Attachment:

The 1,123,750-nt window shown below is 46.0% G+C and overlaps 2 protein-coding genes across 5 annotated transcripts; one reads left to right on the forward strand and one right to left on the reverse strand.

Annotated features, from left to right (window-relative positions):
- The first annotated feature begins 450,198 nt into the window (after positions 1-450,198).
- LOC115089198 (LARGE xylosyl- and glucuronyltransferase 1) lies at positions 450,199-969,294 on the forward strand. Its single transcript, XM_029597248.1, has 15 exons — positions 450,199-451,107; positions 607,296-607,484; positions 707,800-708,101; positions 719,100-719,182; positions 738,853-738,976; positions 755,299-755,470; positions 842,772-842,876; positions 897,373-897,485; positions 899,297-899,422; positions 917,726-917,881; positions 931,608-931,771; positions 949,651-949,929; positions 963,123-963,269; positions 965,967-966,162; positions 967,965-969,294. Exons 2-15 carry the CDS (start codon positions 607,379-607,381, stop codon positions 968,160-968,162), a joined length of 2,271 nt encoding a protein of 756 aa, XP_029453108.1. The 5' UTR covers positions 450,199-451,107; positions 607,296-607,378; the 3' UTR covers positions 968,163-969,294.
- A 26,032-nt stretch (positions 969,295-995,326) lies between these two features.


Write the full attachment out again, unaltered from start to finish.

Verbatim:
The 1,123,750-nt window shown below is 46.0% G+C and overlaps 2 protein-coding genes across 5 annotated transcripts; one reads left to right on the forward strand and one right to left on the reverse strand.

Annotated features, from left to right (window-relative positions):
- The first annotated feature begins 450,198 nt into the window (after positions 1-450,198).
- LOC115089198 (LARGE xylosyl- and glucuronyltransferase 1) lies at positions 450,199-969,294 on the forward strand. Its single transcript, XM_029597248.1, has 15 exons — positions 450,199-451,107; positions 607,296-607,484; positions 707,800-708,101; positions 719,100-719,182; positions 738,853-738,976; positions 755,299-755,470; positions 842,772-842,876; positions 897,373-897,485; positions 899,297-899,422; positions 917,726-917,881; positions 931,608-931,771; positions 949,651-949,929; positions 963,123-963,269; positions 965,967-966,162; positions 967,965-969,294. Exons 2-15 carry the CDS (start codon positions 607,379-607,381, stop codon positions 968,160-968,162), a joined length of 2,271 nt encoding a protein of 756 aa, XP_029453108.1. The 5' UTR covers positions 450,199-451,107; positions 607,296-607,378; the 3' UTR covers positions 968,163-969,294.
- A 26,032-nt stretch (positions 969,295-995,326) lies between these two features.